- The lives and livelihood of the entire community or region will not be threatened by any form of ecological imbalance or threat to public health and safety.
The Moral Values Promoted – Inasmuch as business decisions or activities mirror the ethical and moral values upheld by the organization, the positivity of the strategies used to create value or promote a product is often widely received by all sectors. However, there may be certain interrelations between stakeholders that are not readily perceived; hence, a careful analysis of what may be economically convenient for one sector may indirectly result to a moral degradation of another, e.g. loss of family-centered traditions, poor school performance, lack of interest in physical activities, impatience, lack of discipline, teenage pregnancies and / or violent or suicidal tendencies.
The Contributions Gained or Lost- Interest groups form influences over projects or initiatives by the significance of their contributions. Their relationship in a specific undertaking is to perform or contribute for a shared purpose; hence, gaining support from all sectors would equate to gaining different kinds of contribution, i.e. financial, legal, judicial, intellectual, technical, physical and moral.
The Methods Used to Impose Their Power or Influence- There is also the need to consider the consequences if the rights or the request of one sector is ignored or disregarded.
- The government is capable of imposing sanctions;
- Stockholders withdraw their investments;
- Creditors call for the immediate settlement of the obligation,
- Insurance providers will not renew policies;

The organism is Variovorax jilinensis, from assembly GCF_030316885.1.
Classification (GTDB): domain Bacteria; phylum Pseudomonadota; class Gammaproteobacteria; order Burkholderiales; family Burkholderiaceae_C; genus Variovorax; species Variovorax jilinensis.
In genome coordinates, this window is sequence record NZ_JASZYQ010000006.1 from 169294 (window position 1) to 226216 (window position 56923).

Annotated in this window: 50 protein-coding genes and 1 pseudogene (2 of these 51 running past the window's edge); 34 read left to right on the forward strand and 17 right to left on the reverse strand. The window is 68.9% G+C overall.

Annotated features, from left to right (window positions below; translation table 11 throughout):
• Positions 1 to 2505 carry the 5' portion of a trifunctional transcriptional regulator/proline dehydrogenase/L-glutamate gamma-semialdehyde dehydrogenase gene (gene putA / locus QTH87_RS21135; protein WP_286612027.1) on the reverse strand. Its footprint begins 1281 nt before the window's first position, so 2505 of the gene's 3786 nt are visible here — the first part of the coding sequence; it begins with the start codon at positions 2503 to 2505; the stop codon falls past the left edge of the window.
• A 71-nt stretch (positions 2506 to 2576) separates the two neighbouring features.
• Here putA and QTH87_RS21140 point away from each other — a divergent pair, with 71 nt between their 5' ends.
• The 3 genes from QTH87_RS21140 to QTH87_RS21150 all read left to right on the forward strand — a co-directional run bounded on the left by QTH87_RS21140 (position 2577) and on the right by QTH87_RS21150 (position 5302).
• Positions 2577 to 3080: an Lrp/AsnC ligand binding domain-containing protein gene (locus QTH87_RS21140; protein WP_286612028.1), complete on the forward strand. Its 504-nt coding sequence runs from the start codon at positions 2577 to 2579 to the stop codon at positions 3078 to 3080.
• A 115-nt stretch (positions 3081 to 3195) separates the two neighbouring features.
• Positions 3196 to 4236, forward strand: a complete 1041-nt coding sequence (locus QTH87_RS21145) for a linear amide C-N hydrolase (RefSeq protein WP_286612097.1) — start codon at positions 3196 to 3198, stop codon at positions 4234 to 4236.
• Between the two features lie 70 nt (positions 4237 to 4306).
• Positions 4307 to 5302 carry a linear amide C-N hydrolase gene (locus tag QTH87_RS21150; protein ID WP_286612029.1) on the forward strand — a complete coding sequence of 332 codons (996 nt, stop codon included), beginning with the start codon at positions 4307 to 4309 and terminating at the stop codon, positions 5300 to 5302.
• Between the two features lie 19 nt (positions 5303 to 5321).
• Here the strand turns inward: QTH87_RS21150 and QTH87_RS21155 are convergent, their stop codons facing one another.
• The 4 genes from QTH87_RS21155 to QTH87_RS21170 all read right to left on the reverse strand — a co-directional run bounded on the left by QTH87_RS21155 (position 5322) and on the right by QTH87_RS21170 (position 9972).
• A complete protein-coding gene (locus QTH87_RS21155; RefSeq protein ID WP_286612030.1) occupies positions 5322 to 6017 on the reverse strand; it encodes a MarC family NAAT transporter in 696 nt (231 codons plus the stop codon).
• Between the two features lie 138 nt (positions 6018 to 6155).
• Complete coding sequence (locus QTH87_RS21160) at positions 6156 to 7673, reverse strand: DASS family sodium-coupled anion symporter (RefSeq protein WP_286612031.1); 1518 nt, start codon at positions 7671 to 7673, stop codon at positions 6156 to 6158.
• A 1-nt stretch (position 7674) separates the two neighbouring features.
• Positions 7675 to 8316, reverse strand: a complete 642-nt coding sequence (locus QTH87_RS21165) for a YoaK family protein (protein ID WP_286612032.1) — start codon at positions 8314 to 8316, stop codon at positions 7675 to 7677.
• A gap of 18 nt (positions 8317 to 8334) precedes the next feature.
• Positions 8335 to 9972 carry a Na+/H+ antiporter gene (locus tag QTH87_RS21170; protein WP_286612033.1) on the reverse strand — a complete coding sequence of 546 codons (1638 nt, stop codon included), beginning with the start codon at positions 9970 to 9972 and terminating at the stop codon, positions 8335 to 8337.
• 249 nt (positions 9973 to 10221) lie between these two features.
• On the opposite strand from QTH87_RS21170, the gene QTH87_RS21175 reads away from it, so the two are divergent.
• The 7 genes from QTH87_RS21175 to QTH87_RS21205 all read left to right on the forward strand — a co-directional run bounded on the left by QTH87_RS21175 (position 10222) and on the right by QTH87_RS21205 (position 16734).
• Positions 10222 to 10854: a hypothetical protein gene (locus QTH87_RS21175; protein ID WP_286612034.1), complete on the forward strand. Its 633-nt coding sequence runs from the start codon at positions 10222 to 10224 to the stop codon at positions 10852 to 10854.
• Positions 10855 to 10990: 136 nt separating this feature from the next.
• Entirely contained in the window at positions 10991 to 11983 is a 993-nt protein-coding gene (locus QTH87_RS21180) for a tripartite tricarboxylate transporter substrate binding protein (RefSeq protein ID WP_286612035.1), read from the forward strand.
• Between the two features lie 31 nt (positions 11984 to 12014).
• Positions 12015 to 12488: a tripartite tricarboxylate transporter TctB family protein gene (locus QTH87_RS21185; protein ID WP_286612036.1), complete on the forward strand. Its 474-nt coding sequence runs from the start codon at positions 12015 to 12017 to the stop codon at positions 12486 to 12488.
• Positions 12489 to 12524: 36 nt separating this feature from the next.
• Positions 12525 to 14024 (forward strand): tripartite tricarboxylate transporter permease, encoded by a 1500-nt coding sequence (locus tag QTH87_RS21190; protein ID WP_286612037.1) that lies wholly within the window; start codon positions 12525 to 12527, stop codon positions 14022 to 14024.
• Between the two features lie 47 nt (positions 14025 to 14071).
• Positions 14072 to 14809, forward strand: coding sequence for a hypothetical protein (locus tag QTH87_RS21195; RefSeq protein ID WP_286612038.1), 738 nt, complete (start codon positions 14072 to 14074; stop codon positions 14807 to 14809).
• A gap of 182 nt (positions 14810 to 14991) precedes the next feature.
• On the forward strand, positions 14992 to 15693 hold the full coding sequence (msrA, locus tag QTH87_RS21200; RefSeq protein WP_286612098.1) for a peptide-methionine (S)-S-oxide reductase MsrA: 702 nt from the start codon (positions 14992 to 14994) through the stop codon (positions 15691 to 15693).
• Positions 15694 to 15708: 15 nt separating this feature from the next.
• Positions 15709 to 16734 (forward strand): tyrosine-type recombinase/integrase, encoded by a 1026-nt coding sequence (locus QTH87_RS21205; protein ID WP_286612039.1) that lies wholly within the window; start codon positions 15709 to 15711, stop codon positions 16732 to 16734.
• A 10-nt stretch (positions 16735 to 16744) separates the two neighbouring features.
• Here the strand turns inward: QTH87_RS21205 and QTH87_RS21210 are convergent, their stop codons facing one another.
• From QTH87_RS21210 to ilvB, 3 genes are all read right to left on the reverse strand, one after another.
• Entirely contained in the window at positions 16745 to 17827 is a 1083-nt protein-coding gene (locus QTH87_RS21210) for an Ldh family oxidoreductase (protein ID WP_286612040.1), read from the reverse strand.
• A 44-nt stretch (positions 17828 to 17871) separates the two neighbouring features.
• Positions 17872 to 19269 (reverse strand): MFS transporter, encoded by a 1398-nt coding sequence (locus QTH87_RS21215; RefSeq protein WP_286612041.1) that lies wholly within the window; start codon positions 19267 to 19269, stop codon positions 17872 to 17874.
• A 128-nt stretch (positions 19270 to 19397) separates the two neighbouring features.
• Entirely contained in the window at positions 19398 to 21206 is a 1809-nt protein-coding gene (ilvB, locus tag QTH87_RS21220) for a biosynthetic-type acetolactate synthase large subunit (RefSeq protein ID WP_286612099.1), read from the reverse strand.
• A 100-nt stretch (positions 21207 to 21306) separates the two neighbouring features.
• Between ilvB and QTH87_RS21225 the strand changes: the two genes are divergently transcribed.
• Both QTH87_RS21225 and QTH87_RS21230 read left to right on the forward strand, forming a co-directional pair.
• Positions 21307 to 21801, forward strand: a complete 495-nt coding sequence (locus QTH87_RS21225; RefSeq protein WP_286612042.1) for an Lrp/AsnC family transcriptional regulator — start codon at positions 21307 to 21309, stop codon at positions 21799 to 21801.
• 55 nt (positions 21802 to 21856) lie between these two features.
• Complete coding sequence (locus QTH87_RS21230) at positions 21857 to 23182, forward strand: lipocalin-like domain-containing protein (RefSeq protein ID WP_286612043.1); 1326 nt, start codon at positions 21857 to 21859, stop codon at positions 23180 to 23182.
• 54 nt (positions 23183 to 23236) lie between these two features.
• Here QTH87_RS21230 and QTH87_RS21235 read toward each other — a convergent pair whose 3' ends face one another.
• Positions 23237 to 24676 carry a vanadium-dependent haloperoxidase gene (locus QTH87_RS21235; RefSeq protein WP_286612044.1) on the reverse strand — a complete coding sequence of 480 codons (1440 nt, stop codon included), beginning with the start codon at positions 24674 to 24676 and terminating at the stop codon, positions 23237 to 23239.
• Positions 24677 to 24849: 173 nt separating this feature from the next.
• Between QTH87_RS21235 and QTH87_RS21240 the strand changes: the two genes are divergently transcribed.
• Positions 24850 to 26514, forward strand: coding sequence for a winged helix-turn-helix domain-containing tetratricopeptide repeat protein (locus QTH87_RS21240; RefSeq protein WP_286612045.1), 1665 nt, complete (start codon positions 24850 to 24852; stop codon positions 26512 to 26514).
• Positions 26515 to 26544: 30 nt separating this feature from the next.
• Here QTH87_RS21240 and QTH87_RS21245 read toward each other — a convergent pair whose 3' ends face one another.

- Clients will not renew contracts or consumers will stop buying the product
- Suppliers refuse to grant credit privileges;
- Employees file collective lawsuits, or call for work-stoppage;
- Consumer advocates and civic groups call for boycotts;
- Local or state governments refuse to grant licenses.
Conducting the Analysis
Performing an analysis of the different actors’ influences and needs forms part of the project planning tasks although best practices recommend that this should not be a one-man act. Relevant and useful information are gathered by way of brainstorming sessions and engaging the stakeholders themselves. This could be done by way of consultations, holding dialogues or interviews. Getting direct feedback facilitates the process of coming-up with a workable solution that could possibly meet the need of all sectors considered.
The actual steps and the tools used in performing this exercise are explained in full in a separate article entitled “Performing a Stakeholder Analysis” This particular article furnishes readers with instructions on how to create the matrices used as tools for analyzing influences and interests.
Reference Material and Image Credit Section:
- ICRA Learning Modules “Stakeholder-Key Concepts”
- Operations management: a strategic approach: [“Stakeholder Capitalism and the Value Chain”](https://books.google.com.ph/books?id=p0NNydfr4oQC&pg=PA35&lpg=PA35&dq=stakehol der+management’s+emergence+in+1980+-1990&source=bl&ots=s_jQWwVpC0&sig=IAvevuL F7Fw90-spO2uESSru99M&hl=en&ei=_4PlTa-yEI2-uwPuo_yIBw&sa=X&oi=book_result&ct=r esult&resnum=3&ved=0CCgQ6AEwAg#v=onepage&q&f=false)
Images are all courtesy of Wikimedia Commons:
- By Grochim
- By VY-ProjM under Creative Commons CC0 1.0 Universal Public Domain Dedication.
- By PentneySam
This post is part of the series: Examples of Stakeholder Analysis
In this three-part article series, we examine the stakeholder analysis. In part one, we define the term. Part two explains the importance of a stakeholder analysis in project management, and in the third article we give real-life examples of stakeholder analysis